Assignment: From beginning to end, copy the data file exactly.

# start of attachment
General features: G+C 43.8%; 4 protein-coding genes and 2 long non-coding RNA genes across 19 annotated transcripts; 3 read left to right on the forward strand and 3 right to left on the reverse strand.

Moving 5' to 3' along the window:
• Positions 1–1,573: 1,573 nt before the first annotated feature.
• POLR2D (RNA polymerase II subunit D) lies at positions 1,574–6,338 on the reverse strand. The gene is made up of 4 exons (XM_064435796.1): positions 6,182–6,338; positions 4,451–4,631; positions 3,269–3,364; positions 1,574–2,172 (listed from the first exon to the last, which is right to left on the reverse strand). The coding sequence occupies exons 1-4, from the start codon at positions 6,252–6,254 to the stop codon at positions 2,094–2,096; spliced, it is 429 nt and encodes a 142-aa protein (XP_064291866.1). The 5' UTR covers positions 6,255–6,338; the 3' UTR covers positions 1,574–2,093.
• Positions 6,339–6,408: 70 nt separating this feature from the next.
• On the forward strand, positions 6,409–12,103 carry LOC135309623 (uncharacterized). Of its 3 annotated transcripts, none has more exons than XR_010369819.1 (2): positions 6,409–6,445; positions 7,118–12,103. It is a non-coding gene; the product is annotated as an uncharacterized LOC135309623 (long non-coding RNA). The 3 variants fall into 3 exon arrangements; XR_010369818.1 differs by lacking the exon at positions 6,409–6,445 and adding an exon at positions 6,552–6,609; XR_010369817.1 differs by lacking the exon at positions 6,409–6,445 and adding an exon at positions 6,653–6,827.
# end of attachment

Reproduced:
General features: G+C 43.8%; 4 protein-coding genes and 2 long non-coding RNA genes across 19 annotated transcripts; 3 read left to right on the forward strand and 3 right to left on the reverse strand.

Moving 5' to 3' along the window:
• Positions 1–1,573: 1,573 nt before the first annotated feature.
• POLR2D (RNA polymerase II subunit D) lies at positions 1,574–6,338 on the reverse strand. The gene is made up of 4 exons (XM_064435796.1): positions 6,182–6,338; positions 4,451–4,631; positions 3,269–3,364; positions 1,574–2,172 (listed from the first exon to the last, which is right to left on the reverse strand). The coding sequence occupies exons 1-4, from the start codon at positions 6,252–6,254 to the stop codon at positions 2,094–2,096; spliced, it is 429 nt and encodes a 142-aa protein (XP_064291866.1). The 5' UTR covers positions 6,255–6,338; the 3' UTR covers positions 1,574–2,093.
• Positions 6,339–6,408: 70 nt separating this feature from the next.
• On the forward strand, positions 6,409–12,103 carry LOC135309623 (uncharacterized). Of its 3 annotated transcripts, none has more exons than XR_010369819.1 (2): positions 6,409–6,445; positions 7,118–12,103. It is a non-coding gene; the product is annotated as an uncharacterized LOC135309623 (long non-coding RNA). The 3 variants fall into 3 exon arrangements; XR_010369818.1 differs by lacking the exon at positions 6,409–6,445 and adding an exon at positions 6,552–6,609; XR_010369817.1 differs by lacking the exon at positions 6,409–6,445 and adding an exon at positions 6,653–6,827.